Michigan athletic director Dave Brandon sent a proposal to the university's regents, requesting permission to set off fireworks during two football games this fall.

At first blush, the question of post-game fireworks didn't seem like a very big deal either way. On Michigan fan blogs, reactions were mixed. As for the university's regents, they have bigger things to worry about than fireworks. Even the athletic department's budget -- which has grown by 50 percent the past four years, currently pushing $150 million -- might seem like a lot to us, but that's a rounding error at the university's hospital.

So when the regents voted down the proposal for fireworks for two games this season, it got people's attention.

Michigan's regents rarely split their votes or deny Brandon's wishes. But when the regents looked into the fireworks proposal, they were surprised to find Brandon wanted to set off fireworks not just after both games, but during the second game, after touchdowns -- replacing the century-old tradition of celebrating success with the marching band blasting, "The Victors."

Once bloggers saw that, they exploded like -- well, fireworks. They didn't like the idea any more than the regents did.

More telling were the regents' remarks. Three-term regent Larry Deitch said, "I have religiously attended [Michigan] football games for 50 years. I have not found that experience wanting for lack of fireworks."

Regent Mark Bernstein termed the fireworks a "huge symbolic issue." He explained, "We are not Comerica Park, Disney World, or a circus. I love Michigan football for what it is, and for what it is not. It remains and should be intentionally simple. The fireworks should be on the field, not above it."

The bloggers voiced full-throated agreement, writing things like, "They get it!" "About time!" and "Amen." They might have set a record for quoting regents.

The day after the vote, incoming President Mark Schlissel told a reporter that, being new, he had no opinion on the matter. He made it a point to tell the faithful he appreciates just how important athletics are to the university culture, but he added, "We're an academic institution, so I want to work on the appropriate balance between athletics and academics ... The athletic director does have delegated responsibilities, but he works for me."

On Michigan websites, this sparked another chorus of "Hallelujah."

But what does all this mean? It's easy to read too much into the comments from the regents and President Schlissel. When you boil their quotes down, they represent not a radical departure from the status quo, but a return to it: The protocols, the customs and the traditions Michigan has relied on to become a leader, academically and athletically, for more than a century.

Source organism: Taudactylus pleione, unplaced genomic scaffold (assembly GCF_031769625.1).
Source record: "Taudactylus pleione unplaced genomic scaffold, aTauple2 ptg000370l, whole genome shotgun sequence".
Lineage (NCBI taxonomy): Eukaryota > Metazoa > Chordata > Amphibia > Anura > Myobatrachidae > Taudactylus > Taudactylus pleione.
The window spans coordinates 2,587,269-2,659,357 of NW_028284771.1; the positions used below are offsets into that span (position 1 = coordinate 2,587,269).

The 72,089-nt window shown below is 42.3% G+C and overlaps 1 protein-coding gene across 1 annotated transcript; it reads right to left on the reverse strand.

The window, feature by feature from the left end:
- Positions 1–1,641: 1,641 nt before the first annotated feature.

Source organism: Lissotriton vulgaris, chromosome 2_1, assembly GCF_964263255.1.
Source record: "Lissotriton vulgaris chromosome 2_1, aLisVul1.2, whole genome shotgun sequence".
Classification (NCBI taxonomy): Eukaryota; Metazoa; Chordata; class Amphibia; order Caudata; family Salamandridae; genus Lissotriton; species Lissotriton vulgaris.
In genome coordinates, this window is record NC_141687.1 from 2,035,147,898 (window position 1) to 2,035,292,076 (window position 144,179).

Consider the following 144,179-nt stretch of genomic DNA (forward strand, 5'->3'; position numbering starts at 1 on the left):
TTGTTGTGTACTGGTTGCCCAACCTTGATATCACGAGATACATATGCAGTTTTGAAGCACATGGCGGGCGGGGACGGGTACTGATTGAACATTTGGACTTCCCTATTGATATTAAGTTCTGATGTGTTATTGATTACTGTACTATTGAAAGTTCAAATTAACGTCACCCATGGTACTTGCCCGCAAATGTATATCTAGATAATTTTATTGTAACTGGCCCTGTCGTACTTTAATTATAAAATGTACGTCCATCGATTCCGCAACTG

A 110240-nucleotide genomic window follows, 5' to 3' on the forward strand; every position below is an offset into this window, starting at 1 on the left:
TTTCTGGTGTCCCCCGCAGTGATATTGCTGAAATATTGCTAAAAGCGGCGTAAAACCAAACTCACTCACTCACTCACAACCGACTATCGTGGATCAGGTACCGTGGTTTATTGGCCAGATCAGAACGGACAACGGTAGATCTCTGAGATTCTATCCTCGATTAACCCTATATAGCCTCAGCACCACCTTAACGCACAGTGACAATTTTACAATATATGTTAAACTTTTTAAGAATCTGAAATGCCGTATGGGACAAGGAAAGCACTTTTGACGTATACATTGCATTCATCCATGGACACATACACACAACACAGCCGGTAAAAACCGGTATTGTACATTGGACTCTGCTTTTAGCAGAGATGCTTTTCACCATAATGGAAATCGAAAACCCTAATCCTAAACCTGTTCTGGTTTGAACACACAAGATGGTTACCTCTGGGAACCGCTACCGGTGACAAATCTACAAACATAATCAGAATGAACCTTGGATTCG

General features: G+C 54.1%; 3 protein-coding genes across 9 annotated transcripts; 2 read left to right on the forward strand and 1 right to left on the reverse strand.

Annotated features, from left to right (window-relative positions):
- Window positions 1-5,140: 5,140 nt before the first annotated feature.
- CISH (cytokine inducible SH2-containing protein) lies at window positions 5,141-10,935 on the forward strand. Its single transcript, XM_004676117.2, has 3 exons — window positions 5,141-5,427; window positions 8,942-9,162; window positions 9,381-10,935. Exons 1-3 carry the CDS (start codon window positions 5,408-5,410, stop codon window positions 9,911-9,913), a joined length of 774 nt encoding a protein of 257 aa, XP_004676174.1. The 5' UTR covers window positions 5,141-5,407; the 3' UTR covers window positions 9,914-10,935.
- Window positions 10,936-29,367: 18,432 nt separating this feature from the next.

Taken together, however, their comments suggest the people who run the university no longer feel compelled to rubber stamp the athletic director's every request.

The athletic department has bigger things to worry about, too. The department has run ads on its blog, its electronic billboard, on TV and even at a street stand during the Ann Arbor Art Fair, urging fans to buy football tickets -- unheard of.

If those unprecedented efforts didn't tell us how eager they must be to unload tickets by the thousands, the email this week to its golf club members, announcing free tickets for anyone who asks, removed any doubt.

If you went to Michigan, live in Michigan or can find Michigan on a map, don't be surprised if the athletic department offers you free Michigan football tickets. It's a boon for those who've already dropped their tickets – and a bust for those loyalists who already paid full price for theirs.

If Michigan fails to lure 100,000 fans to the Big House this fall for the first time since 1975, the biggest fireworks might not be in the sky or on the field, but in the administrative offices at the university.

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-- John U. Bacon is the author, most recently, of Fourth and Long: The Fight for the Soul of College Football, a New York Times bestseller. He gives weekly commentary on Michigan Radio, teaches at the University of Michigan and Northwestern's Medill School of Journalism, and speaks nationwide on leadership and diversity. Learn more at JohnUBacon.com, and follow him on Twitter @johnubacon.

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